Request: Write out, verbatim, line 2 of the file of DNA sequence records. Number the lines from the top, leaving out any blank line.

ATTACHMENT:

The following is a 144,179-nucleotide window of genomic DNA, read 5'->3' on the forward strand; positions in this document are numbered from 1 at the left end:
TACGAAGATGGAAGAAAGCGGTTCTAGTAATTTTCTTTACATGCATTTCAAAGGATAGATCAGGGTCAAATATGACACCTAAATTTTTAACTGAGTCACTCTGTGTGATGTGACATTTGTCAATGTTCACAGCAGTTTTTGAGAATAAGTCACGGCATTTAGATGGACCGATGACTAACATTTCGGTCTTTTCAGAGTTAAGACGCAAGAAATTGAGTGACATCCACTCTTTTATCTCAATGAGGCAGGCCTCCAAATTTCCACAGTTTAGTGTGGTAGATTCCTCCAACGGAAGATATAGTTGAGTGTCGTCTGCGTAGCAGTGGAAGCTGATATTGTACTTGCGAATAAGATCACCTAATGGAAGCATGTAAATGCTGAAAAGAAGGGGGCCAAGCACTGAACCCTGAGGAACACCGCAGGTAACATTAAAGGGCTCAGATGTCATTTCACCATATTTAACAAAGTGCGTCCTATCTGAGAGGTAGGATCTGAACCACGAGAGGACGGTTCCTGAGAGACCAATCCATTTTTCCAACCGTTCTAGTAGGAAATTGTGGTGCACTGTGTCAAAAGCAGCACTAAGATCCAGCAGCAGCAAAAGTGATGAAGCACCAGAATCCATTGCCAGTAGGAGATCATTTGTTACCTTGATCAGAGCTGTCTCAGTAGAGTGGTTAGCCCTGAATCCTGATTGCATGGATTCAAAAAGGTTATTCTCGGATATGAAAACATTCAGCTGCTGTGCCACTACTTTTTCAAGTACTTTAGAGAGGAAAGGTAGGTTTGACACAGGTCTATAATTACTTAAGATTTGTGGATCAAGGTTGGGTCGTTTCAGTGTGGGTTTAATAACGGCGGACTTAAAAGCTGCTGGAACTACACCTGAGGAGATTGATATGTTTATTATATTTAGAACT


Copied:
TACGAAGATGGAAGAAAGCGGTTCTAGTAATTTTCTTTACATGCATTTCAAAGGATAGATCAGGGTCAAATATGACACCTAAATTTTTAACTGAGTCACTCTGTGTGATGTGACATTTGTCAATGTTCACAGCAGTTTTTGAGAATAAGTCACGGCATTTAGATGGACCGATGACTAACATTTCGGTCTTTTCAGAGTTAAGACGCAAGAAATTGAGTGACATCCACTCTTTTATCTCAATGAGGCAGGCCTCCAAATTTCCACAGTTTAGTGTGGTAGATTCCTCCAACGGAAGATATAGTTGAGTGTCGTCTGCGTAGCAGTGGAAGCTGATATTGTACTTGCGAATAAGATCACCTAATGGAAGCATGTAAATGCTGAAAAGAAGGGGGCCAAGCACTGAACCCTGAGGAACACCGCAGGTAACATTAAAGGGCTCAGATGTCATTTCACCATATTTAACAAAGTGCGTCCTATCTGAGAGGTAGGATCTGAACCACGAGAGGACGGTTCCTGAGAGACCAATCCATTTTTCCAACCGTTCTAGTAGGAAATTGTGGTGCACTGTGTCAAAAGCAGCACTAAGATCCAGCAGCAGCAAAAGTGATGAAGCACCAGAATCCATTGCCAGTAGGAGATCATTTGTTACCTTGATCAGAGCTGTCTCAGTAGAGTGGTTAGCCCTGAATCCTGATTGCATGGATTCAAAAAGGTTATTCTCGGATATGAAAACATTCAGCTGCTGTGCCACTACTTTTTCAAGTACTTTAGAGAGGAAAGGTAGGTTTGACACAGGTCTATAATTACTTAAGATTTGTGGATCAAGGTTGGGTCGTTTCAGTGTGGGTTTAATAACGGCGGACTTAAAAGCTGCTGGAACTACACCTGAGGAGATTGATATGTTTATTATATTTAGAACT